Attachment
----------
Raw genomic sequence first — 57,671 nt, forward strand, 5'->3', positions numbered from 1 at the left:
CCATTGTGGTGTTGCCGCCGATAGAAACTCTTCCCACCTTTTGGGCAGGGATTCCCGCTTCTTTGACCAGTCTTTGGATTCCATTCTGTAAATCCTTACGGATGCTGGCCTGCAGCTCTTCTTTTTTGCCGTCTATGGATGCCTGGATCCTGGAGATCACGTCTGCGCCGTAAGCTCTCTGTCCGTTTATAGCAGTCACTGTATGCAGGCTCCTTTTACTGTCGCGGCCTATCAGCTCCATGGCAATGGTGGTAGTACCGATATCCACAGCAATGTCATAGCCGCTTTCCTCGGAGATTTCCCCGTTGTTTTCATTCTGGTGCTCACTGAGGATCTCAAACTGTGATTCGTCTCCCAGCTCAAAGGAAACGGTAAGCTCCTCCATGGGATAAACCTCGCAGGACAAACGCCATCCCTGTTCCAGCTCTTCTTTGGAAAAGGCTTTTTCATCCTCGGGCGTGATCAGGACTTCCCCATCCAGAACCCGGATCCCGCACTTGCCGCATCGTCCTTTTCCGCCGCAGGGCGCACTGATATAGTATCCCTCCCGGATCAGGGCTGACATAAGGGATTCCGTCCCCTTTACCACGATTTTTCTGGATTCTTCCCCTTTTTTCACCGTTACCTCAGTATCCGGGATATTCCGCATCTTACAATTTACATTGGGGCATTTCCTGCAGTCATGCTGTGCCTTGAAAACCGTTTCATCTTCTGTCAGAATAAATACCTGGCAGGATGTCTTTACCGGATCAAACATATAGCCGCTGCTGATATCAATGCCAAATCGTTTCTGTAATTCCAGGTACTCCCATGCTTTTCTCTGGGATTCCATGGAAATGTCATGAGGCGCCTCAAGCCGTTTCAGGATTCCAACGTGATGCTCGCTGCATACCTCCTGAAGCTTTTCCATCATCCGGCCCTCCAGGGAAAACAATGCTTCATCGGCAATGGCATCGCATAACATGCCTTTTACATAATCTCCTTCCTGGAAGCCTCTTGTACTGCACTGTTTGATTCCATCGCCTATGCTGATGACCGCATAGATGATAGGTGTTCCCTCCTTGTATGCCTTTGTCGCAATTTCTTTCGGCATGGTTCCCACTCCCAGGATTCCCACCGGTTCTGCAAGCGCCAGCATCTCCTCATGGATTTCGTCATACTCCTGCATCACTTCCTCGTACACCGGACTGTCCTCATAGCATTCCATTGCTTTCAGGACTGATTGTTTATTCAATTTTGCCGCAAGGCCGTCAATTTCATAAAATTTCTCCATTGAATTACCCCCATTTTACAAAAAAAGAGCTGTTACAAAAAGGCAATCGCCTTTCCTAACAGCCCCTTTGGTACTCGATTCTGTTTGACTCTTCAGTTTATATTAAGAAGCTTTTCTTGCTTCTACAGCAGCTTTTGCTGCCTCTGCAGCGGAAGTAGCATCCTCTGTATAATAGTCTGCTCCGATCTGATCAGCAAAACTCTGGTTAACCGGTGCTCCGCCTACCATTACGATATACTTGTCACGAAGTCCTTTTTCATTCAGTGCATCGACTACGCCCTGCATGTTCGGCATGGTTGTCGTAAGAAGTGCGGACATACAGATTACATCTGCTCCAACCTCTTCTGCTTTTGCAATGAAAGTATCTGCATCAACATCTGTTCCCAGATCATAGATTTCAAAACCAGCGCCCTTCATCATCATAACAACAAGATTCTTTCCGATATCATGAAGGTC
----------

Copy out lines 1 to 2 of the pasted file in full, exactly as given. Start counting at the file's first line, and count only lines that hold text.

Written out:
Raw genomic sequence first — 57,671 nt, forward strand, 5'->3', positions numbered from 1 at the left:
CCATTGTGGTGTTGCCGCCGATAGAAACTCTTCCCACCTTTTGGGCAGGGATTCCCGCTTCTTTGACCAGTCTTTGGATTCCATTCTGTAAATCCTTACGGATGCTGGCCTGCAGCTCTTCTTTTTTGCCGTCTATGGATGCCTGGATCCTGGAGATCACGTCTGCGCCGTAAGCTCTCTGTCCGTTTATAGCAGTCACTGTATGCAGGCTCCTTTTACTGTCGCGGCCTATCAGCTCCATGGCAATGGTGGTAGTACCGATATCCACAGCAATGTCATAGCCGCTTTCCTCGGAGATTTCCCCGTTGTTTTCATTCTGGTGCTCACTGAGGATCTCAAACTGTGATTCGTCTCCCAGCTCAAAGGAAACGGTAAGCTCCTCCATGGGATAAACCTCGCAGGACAAACGCCATCCCTGTTCCAGCTCTTCTTTGGAAAAGGCTTTTTCATCCTCGGGCGTGATCAGGACTTCCCCATCCAGAACCCGGATCCCGCACTTGCCGCATCGTCCTTTTCCGCCGCAGGGCGCACTGATATAGTATCCCTCCCGGATCAGGGCTGACATAAGGGATTCCGTCCCCTTTACCACGATTTTTCTGGATTCTTCCCCTTTTTTCACCGTTACCTCAGTATCCGGGATATTCCGCATCTTACAATTTACATTGGGGCATTTCCTGCAGTCATGCTGTGCCTTGAAAACCGTTTCATCTTCTGTCAGAATAAATACCTGGCAGGATGTCTTTACCGGATCAAACATATAGCCGCTGCTGATATCAATGCCAAATCGTTTCTGTAATTCCAGGTACTCCCATGCTTTTCTCTGGGATTCCATGGAAATGTCATGAGGCGCCTCAAGCCGTTTCAGGATTCCAACGTGATGCTCGCTGCATACCTCCTGAAGCTTTTCCATCATCCGGCCCTCCAGGGAAAACAATGCTTCATCGGCAATGGCATCGCATAACATGCCTTTTACATAATCTCCTTCCTGGAAGCCTCTTGTACTGCACTGTTTGATTCCATCGCCTATGCTGATGACCGCATAGATGATAGGTGTTCCCTCCTTGTATGCCTTTGTCGCAATTTCTTTCGGCATGGTTCCCACTCCCAGGATTCCCACCGGTTCTGCAAGCGCCAGCATCTCCTCATGGATTTCGTCATACTCCTGCATCACTTCCTCGTACACCGGACTGTCCTCATAGCATTCCATTGCTTTCAGGACTGATTGTTTATTCAATTTTGCCGCAAGGCCGTCAATTTCATAAAATTTCTCCATTGAATTACCCCCATTTTACAAAAAAAGAGCTGTTACAAAAAGGCAATCGCCTTTCCTAACAGCCCCTTTGGTACTCGATTCTGTTTGACTCTTCAGTTTATATTAAGAAGCTTTTCTTGCTTCTACAGCAGCTTTTGCTGCCTCTGCAGCGGAAGTAGCATCCTCTGTATAATAGTCTGCTCCGATCTGATCAGCAAAACTCTGGTTAACCGGTGCTCCGCCTACCATTACGATATACTTGTCACGAAGTCCTTTTTCATTCAGTGCATCGACTACGCCCTGCATGTTCGGCATGGTTGTCGTAAGAAGTGCGGACATACAGATTACATCTGCTCCAACCTCTTCTGCTTTTGCAATGAAAGTATCTGCATCAACATCTGTTCCCAGATCATAGATTTCAAAACCAGCGCCCTTCATCATCATAACAACAAGATTCTTTCCGATATCATGAAGGTC